ICO: Patient data transfer to Google DeepMind by trust deemed unlawful

The Royal Free NHS FT failed to comply with data protection laws when it provided the data about 1.6 million patients to Google DeepMind for the trial of an app, the Information Commissioner's Office (ICO) has today ruled.

The information had been given to the AI arm of Google, called DeepMind, by the London trust at the end of last year as part of a trial to test an alert, diagnosis and detection app for acute kidney failure, called Streams.

It was hoped that once developed, Streams would speed up the time to alert clinicians of patients in need and free up over half a million hours a year for patient care.  

But in May this year, the National Data Guardian (NDG) Dame Fiona Caldicott said that the transfer of data may have been transferred on a “inappropriate legal basis” as patients had not directly consented to sharing their data.

And the ICO has today ruled that there were shortcomings in how the data was handled, and has set out areas where the trust must commit to improving its track record with protecting its patient’s data.

Since the ICO investigation, the trust has been told to establish a legal basis under the Data Protection Act for the Google DeepMind project, as well as set out how it will comply with its duty of confidence to patients in the future.

It was also asked to complete a privacy impact assessment, with specific steps to ensure transparency and also commission an audit of the trail, the results of which will be shared with the ICO.

“There’s no doubt the huge potential that creative use of data could have on patient care and clinical improvements, but the price of innovation does not need to be the erosion of fundamental privacy rights,” said Elizabeth Denham, Information Commissioner.

“Our investigation found a number of shortcomings in the way patient records were shared for this trial,” she added. “Patients would not have reasonably expected their information to have been used in this way, and the Trust could and should have been far more transparent with patients as to what was happening.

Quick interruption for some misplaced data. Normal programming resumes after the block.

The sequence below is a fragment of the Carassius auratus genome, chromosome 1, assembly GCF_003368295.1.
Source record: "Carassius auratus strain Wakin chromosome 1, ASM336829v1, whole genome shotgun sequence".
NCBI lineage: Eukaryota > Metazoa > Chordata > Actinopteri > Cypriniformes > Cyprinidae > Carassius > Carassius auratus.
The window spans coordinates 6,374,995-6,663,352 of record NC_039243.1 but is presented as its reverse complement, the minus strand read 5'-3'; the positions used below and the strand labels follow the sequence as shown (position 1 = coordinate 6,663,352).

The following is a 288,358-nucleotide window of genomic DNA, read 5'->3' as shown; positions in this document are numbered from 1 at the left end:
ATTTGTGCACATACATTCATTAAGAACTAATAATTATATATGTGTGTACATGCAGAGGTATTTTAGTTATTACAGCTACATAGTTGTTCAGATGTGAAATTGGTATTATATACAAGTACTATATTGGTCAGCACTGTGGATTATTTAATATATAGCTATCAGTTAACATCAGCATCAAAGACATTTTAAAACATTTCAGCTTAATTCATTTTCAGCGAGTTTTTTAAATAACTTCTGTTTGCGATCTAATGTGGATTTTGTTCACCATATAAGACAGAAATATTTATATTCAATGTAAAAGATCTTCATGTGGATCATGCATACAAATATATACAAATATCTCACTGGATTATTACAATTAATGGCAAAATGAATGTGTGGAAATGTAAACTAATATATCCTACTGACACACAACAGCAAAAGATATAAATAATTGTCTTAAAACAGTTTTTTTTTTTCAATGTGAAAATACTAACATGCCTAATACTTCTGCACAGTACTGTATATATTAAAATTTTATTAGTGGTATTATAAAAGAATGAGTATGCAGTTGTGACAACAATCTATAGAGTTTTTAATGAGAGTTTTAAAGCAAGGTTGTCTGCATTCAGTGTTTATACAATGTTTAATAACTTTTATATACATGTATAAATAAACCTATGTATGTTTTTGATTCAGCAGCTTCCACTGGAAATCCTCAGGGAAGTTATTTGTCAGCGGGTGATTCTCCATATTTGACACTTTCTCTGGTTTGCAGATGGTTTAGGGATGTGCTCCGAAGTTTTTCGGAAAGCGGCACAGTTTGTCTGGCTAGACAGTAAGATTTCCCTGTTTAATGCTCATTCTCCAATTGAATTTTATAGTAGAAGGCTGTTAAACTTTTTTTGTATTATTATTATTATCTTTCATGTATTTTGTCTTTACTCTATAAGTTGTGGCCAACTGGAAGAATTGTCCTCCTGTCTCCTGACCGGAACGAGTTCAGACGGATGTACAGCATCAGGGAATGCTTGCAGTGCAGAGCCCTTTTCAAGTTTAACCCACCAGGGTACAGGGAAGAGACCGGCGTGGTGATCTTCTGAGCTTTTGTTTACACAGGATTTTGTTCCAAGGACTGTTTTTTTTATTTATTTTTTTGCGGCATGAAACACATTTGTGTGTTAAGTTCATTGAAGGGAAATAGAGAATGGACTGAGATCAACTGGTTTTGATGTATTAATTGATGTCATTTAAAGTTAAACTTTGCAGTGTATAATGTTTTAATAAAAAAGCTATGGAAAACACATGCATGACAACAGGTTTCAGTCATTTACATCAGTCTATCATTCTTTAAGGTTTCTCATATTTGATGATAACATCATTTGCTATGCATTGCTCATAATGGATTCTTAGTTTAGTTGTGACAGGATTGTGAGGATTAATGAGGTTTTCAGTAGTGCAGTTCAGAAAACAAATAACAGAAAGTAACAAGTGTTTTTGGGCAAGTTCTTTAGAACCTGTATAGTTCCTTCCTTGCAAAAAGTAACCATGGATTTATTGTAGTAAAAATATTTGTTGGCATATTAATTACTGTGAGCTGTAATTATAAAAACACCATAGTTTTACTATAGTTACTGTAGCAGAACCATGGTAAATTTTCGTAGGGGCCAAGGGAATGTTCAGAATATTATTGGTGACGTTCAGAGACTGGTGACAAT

“We’ve asked the trust to commit to making changes that will address those shortcomings, and their co-operation is welcome. The Data Protection Act is not a barrier to innovation, but it does need to be considered wherever people’s data is being used.”

A spokesperson for the trust said that the driving force behind Streams had always been the power of technology to improve care for patients, and were pleased that the app could still be used to help vulnerable get the quickest care possible.

“We have co-operated fully with the ICO’s investigation which began in May 2016 and it is helpful to receive some guidance on the issue about how patient information can be processed to test new technology,” they said. “We also welcome the decision of the Department of Health to publish updated guidance for the wider NHS in the near future.”

They added that the trust accepted the ICO’s findings, and had already made good progress to address the areas where there were still concerns.

“We are now doing much more to keep our patients informed about how their data is used,” they continued. “We would like to reassure patients that their information has been in our control at all times and has never been used for anything other than delivering patient care or ensuring their safety.

“We look forward to working with the ICO to ensure that other hospitals can benefit from the lessons we have learnt.”

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Dominic Morgan   04/07/2017 at 08:20

Data protection issues aside, I'd like to know more about how a single app, focused on a single condition could free up 500,000 hours a year? by my calculations that's over 260 full time staff, every year. Is this in one hospital? or country-wide? does it assume 100% uptake and adoption of the app across every care setting in the country? I'm afraid claims like this are completely meaningless until they have been put into some context, and frankly, they are irresponsible. Ridiculous claims like this just devalue any well-worked, calculated benefits analysis figures for other innovative systems.

Hermit Singh   04/07/2017 at 12:53

Deeply, minded to distrust tax-evading corporations with pretty much anything to do with public health priorities.. ..after all, if the bar-stewards paid taxes IN, & TO the myriad countries that generate their obscene,illicit profit-dominions Well then those "impoverished " (by tax evasion) governments could, well.. Perhaps spend more money on, say public health

Ruth Bruce   04/07/2017 at 22:23

It's an interesting dilemma - improved patient outcomes v personal liberties. The outcome of Improved Guidelines is constructive and acknowledges the partnership role that technology can play in health.

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